Showing 6 results for the tag: Colour.

May 30, 2013

New testing technology could reveal info on original colour of Parthenon Sculptures

Posted at 12:47 pm in Elgin Marbles

The Partheon Sculptures were originally coloured. Now a new technology may be able to detect more minute traces of the original pigments, enabling us to build up a clearer idea of exactly how ancient painted artefacts might ave looked originally.

Nanotechnology Now

The fabled ivory carvings from the ancient Phoenician city of Arslan Tash — literally meaning “Stone Lion” — may appear a dull monochrome in museums today, but they glittered with brilliant blue, red, gold and other colors 2,800 years ago, a new study has confirmed after decades of speculation. It appears in the ACS journal Analytical Chemistry.

Re-creating the original colors of treasured ivory carvings from the ancient past
Washington, DC | Posted on May 29th, 2013
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August 7, 2012

The true colours of the sculptures from the Acropolis

Posted at 1:12 pm in Elgin Marbles, Events, Greece Archaeology

A temporary exhibition at the New Acropolis Museum in Athens aims to give visitors a better idea of the colours that the sculptures on the Acropolis would originally have been, rather than the pristine while marble that we see today.

Acropolis Museum

Archaic Colors

Commencing Tuesday 31 July 2012 and for the next twelve months, the Acropolis Museum wants to conduct research on its unique collection of archaic statues, which retain their colors to a small or large degree, and to open a very extensive discussion with the public and various experts on color, its technical issues, its detection using new technologies, its experimental use on marble surfaces, its digital reconstruction, its meaning, as well as the archaic period’s aesthetic perception of color. So far, scientific research into the color found on ancient sculpture has made great progress and reached surprising conclusions that to a large degree refute the stereotypical assumptions regarding ancient sculpture. It turns out that color, far from being just a simple decorative element, added to the sculpture’s aesthetic quality.
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January 31, 2012

Traces of colour on the Parthenon’s pediments

Posted at 1:50 pm in Acropolis, Greece Archaeology

Despite their time on the monument (& the fact that for years, people have perceived them in their pure white form), traces of the original colouring from the sculptures on the Parthenon are still visible.

Athens News Agency

Traces of the Parthenon’s colourful past

(ANA-MPA) — An inset shows traces of mustard-coloured paint on the eponymous Lion’s Head pediment that was removed from the Parthenon’s northeast side on Friday 9 June 2011. The pediment was removed from atop the celebrated Classical Era ancient temple for restoration. The Parthenon was painted in bright colours during antiquity, as were most ancient temples, a far cry from the ubiquitous sun-baked and bare marble columns and friezes usually associated today with the Greco-Roman era. ANA-MPA/ORESTIS PANAGIOTOU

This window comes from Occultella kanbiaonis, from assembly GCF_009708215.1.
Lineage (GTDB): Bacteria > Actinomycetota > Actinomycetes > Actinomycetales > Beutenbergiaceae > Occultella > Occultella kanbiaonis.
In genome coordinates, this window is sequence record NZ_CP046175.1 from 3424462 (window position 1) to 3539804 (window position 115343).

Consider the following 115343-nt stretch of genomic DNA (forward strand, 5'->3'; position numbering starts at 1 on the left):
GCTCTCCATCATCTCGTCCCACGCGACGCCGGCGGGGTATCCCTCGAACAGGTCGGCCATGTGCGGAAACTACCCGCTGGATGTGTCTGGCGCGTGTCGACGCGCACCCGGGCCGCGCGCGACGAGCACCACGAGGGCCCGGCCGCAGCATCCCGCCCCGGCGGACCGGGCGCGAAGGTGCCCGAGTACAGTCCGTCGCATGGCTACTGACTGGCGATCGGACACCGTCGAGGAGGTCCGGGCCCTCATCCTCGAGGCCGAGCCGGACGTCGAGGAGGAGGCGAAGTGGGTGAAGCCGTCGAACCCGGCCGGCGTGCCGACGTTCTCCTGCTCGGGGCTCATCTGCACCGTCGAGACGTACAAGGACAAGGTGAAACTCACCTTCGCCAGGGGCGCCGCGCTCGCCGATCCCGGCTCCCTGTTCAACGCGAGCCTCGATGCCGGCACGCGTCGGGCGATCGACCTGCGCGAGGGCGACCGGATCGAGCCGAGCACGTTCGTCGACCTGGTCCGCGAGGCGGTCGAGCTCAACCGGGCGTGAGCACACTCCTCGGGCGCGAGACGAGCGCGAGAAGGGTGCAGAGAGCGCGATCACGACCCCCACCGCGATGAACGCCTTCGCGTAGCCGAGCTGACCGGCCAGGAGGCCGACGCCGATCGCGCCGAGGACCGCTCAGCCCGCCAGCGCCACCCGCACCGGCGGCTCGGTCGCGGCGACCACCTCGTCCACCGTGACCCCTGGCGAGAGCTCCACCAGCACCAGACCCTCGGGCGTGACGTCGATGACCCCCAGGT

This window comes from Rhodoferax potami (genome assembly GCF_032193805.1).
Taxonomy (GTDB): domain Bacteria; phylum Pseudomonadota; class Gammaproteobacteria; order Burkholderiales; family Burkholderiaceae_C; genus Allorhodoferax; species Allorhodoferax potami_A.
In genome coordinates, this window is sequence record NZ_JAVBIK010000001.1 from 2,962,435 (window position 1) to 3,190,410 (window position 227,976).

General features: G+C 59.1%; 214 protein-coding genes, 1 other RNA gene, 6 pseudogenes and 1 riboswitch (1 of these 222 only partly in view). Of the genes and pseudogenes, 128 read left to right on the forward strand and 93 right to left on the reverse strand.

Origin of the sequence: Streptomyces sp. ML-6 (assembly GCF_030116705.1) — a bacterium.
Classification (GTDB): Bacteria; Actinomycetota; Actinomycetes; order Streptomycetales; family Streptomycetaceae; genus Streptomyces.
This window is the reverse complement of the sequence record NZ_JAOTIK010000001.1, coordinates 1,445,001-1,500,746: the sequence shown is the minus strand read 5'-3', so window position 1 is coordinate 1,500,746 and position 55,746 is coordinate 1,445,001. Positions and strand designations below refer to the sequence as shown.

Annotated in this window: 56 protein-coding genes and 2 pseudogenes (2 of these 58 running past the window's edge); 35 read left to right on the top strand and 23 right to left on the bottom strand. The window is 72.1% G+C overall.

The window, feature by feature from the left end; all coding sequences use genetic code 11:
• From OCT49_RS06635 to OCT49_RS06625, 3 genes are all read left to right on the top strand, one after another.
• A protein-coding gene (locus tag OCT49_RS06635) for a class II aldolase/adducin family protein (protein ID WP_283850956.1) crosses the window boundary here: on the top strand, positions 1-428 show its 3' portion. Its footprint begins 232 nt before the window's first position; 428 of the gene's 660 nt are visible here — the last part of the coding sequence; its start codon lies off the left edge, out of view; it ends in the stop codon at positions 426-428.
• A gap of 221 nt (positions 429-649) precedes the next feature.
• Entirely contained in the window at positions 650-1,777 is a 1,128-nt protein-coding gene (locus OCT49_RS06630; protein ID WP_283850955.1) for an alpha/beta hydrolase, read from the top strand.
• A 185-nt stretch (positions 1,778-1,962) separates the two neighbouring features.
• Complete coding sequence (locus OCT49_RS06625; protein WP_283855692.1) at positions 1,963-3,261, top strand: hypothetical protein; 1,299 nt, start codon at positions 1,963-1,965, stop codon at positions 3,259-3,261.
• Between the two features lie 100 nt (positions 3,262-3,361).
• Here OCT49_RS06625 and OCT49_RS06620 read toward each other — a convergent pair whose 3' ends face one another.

June 28, 2009

Analysing the pigmentation of the Parthenon Marbles

Posted at 12:52 pm in British Museum, Elgin Marbles, Greece Archaeology

Following on from the news that traces of original paint have been detected on the surface of the Elgin Marbles in the British Museum, Decoding the Heavens has written about the scientific basis behind this story in more detail.

Read the article here, along with a followup to something hinted at in the first article here.

June 17, 2009

The colourful Parthenon sculptures

Posted at 12:59 pm in Elgin Marbles, Greece Archaeology

More coverage of the news that traces of original paint have been discovered on the Elgin Marbles in the British Museum.

Daily Telegraph

Parthenon was covered in colourful paint
The Parthenon temple in Athens was once painted with splashes of colour, according to a new study.
By Chris Irvine
Published: 7:00PM BST 17 Jun 2009

New tests on the stone have found that the marble was once covered with shades of blue, while it also thought red, green and gold were used.

By shining red light onto the marble, Dr Giovanni Verri identified an ancient pigment known as Egyptian blue, used until the year 800AD.
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June 16, 2009

Traces of paint discovered on Parthenon Sculptures

Posted at 12:34 pm in British Museum, Elgin Marbles

This isn’t really a particularly new discovery, as on some fragments in Athens the original patterning is still clearly visible & numerous other articles have covered it in the past.


Published online 15 June 2009 | Nature | doi:10.1038/news.2009.574
Traces of paint confirmed on Parthenon sculptures
Pristine white marbles were once a riot of colour.
Alison Abbott

Researchers have confirmed that the sculptures on the triangular gables of the Parthenon temple in Athens were originally brightly painted.

Conservation scientists at the British Museum in London used a non-invasive technique to reveal invisible traces of an ancient pigment known as Egyptian blue. The team says that this is the first definitive evidence that the two-metre-high sculptures were not pristine white, as they appear today, but were precisely painted — as most sculptures from antiquity once were.
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